Story by Lon Tytell
A ‘Purple Ghost,’ which is any past runner of the Warwick Valley High School (WVHS) running program, was the theme of the documentary created by Henry Smith, owner and operator of HJS Studios, who was a former member of the boys’ cross country and track and field team from 1997 to 2001.
The documentary, “The Purple Wave: Forever a Ghost,” uses videos, interviews, and photos from coaches and friends of the boys’ cross country program to tell the story of the training, and competitive meets of the 2014 boys’ cross country team. The documentary also pays homage to the legendary coach Tim St. Lawrence, who started coaching the cross country program in 1974. He gave identity to the team calling it, ” The Purple Wave.” The boys’ cross country team had actually started in 1972 coached by Leslie Grigsby as a program to help condition the players on the basketball team. Don McKenzie coached the boys’ cross country team in 1973. Since the team was not called ” The Purple Wave” until 1974, the documentary states ” The Purple Wave” era began in 1974.
Smith made the documentary because the running program had such a positive effect on his life and he wanted to share the feeling of what it is like to be a runner and a part of the program.
“Although a challenging job of capturing 40 plus years into a documentary, it was a pleasure reconnecting with old runners, coaches and learning about new stories from the program,” said Smith.
The premiere of the documentary was shown on Thurs., May 25 at the WVHS auditorium because it worked around the schedule for the current team. Ten percent of all proceeds collected at the door were donated to the boys’ cross country program and an additional ten percent was distributed to the Brian Ahearn Children’ Fund.
“Tonight’s documentary was a creative genius of former Warwick Valley cross country runner, Henry Smith, who took us on a magic ride through the start of our teams and the glory of the purple singlet (jersey) of Warwick cross country…Henry captured the true spirit of athletic expression by those dedicated and loyal runners in purple. It proves that tradition is a powerful weapon,” said Coach Tim St. Lawrence.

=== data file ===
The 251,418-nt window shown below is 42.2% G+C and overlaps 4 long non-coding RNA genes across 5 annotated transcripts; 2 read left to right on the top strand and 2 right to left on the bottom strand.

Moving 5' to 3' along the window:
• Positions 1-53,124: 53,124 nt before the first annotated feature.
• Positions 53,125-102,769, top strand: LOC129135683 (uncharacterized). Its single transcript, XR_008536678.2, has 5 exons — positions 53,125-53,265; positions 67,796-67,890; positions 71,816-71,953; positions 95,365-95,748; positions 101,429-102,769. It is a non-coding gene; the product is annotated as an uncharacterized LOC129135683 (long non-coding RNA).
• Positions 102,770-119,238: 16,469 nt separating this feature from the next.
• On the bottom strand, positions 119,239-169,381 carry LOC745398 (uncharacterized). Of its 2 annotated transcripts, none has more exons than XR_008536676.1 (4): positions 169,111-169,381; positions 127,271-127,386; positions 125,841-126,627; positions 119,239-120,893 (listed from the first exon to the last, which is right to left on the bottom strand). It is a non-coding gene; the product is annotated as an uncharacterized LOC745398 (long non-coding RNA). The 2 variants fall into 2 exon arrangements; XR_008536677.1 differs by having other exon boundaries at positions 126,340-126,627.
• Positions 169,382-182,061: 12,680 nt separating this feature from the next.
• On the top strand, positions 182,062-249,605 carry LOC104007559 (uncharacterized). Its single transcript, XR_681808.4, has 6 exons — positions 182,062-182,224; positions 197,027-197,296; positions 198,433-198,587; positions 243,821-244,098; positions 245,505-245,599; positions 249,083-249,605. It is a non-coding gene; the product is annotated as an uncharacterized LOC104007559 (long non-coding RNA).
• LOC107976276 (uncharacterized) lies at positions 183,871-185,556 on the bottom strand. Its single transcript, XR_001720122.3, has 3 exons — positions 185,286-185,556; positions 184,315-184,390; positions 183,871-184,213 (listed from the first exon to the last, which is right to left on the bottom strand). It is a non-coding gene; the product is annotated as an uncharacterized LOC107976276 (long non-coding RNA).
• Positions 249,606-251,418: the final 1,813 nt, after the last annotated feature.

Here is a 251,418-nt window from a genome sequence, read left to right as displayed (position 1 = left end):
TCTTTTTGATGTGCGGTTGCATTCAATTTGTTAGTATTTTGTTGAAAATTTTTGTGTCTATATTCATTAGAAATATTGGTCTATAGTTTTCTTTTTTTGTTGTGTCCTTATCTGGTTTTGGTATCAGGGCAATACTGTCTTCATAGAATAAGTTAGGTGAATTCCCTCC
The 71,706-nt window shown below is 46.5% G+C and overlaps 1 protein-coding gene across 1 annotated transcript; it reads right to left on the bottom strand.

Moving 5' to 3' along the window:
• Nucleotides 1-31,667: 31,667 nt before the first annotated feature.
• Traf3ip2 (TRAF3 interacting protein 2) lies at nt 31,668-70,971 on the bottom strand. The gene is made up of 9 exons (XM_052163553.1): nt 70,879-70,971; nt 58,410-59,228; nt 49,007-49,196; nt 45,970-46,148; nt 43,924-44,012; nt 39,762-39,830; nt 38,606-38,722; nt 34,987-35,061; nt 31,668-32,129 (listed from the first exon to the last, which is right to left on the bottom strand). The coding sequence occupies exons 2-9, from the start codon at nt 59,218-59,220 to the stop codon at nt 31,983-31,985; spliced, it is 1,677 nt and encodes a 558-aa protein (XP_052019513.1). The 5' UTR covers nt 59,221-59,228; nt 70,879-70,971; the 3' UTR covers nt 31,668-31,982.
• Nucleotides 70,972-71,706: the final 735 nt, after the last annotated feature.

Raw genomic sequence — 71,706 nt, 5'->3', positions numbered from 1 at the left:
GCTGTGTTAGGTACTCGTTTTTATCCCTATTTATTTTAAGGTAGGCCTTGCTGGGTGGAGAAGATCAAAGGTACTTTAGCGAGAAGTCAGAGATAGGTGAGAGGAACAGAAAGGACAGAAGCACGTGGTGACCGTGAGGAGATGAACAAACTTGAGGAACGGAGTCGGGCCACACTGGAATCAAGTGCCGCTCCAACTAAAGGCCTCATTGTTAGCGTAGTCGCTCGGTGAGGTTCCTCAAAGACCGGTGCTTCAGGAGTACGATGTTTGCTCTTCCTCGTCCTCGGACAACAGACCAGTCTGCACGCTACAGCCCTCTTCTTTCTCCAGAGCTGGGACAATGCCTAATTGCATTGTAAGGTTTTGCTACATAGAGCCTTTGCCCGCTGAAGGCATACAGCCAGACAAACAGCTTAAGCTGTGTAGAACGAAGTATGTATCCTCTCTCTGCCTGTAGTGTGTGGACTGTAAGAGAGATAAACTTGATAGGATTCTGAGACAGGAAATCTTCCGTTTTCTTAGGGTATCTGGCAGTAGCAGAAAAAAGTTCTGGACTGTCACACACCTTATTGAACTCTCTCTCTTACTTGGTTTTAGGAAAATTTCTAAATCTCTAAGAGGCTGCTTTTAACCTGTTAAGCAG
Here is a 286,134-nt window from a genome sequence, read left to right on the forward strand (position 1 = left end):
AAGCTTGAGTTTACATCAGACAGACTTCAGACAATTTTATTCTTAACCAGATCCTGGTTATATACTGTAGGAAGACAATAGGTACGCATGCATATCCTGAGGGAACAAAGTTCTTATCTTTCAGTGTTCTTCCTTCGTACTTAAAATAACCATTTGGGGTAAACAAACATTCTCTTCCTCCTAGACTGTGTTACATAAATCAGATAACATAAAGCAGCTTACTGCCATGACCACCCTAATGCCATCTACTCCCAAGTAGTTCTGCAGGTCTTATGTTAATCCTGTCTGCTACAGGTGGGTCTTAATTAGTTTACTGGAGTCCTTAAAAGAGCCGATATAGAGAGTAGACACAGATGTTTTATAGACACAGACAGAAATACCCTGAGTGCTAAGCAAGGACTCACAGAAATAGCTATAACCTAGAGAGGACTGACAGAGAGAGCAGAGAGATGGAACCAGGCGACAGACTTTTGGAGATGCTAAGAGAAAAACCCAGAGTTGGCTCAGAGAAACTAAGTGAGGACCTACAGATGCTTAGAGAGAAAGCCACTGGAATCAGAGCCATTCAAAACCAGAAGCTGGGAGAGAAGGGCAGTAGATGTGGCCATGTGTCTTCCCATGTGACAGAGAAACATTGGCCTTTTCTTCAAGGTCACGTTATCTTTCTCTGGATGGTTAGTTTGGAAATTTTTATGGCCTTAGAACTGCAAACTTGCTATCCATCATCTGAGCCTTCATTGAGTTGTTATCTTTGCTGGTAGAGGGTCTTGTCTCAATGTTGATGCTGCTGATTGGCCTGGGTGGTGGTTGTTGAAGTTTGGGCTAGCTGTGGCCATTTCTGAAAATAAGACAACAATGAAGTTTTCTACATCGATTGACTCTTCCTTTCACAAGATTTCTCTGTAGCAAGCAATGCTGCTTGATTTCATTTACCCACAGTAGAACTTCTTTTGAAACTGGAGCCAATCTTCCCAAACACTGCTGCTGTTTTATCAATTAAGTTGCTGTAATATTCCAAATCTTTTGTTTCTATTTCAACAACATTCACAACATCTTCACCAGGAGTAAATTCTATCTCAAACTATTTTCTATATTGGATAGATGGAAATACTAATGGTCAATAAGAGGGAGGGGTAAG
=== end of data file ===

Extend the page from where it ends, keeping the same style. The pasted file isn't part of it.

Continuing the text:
Mike Potter and Curtis Akacki, former runners of the team, under Coach St. Lawrence, became the coaches of the team in 2007. The documentary follows the 2014 team from summer training to several of the competitive meets. Interviews from Coach Potter and Akacki, and several runners on the team revealed the dedication, pride, history and accomplishments of the team throughout the years.
All of the team members compete in the dual meets and Saturday Invitational’s. Only seven can run in sectionals, state and national competitions. The top five finishers count to the scoring of the team, so teamwork is stressed in cross country. The runners of the team wanted to carry on the tradition that included the team’s winning streak at dual meets, and their accomplishments at sectionals, state and national competitions.
Coaches Potter and Akacki motivate the runners through speeches and award a jersey to the runner who excels each week. Matt Adolph, runner from 2010 to 2016 said that he remembered the brotherhood within the team and the support of the running community such as parents and friends.
”Coach Potter and Akacki are an unbelievable coaching staff. They are some of the biggest motivators in my life,” said Matt Adolph.
David Soto, who was on the team from 2012 to 2016 said, “Running for Warwick was like no other program. It taught dedication and the importance of hard work. The friends I made on the team are like family to me.”
When Coach St. Lawrence began his first year coaching the boys’ cross country program in 1974, three runners showed up on the first day of practice. The number on the team increased to eight the first year, then grew to 24 the second year. The largest team had 85 members. St. Lawrence stressed the importance of summer training to prepare the athletics for the upcoming season. St. Lawrence, who was a pole vaulter at Suffern H.S., learned everything from his father who was his coach. His father was with him for 20 years on the sidelines when St. Lawrence was the boys’ cross country and track and field coach.
“Everyone on the team counted in my book. We had great fun. Dedication trumps talent,” said St. Lawrence, who was proud of the team’s accomplishments.
In the documentary, Wendy and Dave Paffenroth, and Joan Rueckert, who served as boys’ modified cross country team coaches, praised St. Lawrence for his enthusiasm, dedication, and positive attitude toward each of the runners on the team.
“Coach St. Lawrence cheered on every runner that competed and waited until the last kid came through the finish line,” said Wendy Paffenroth.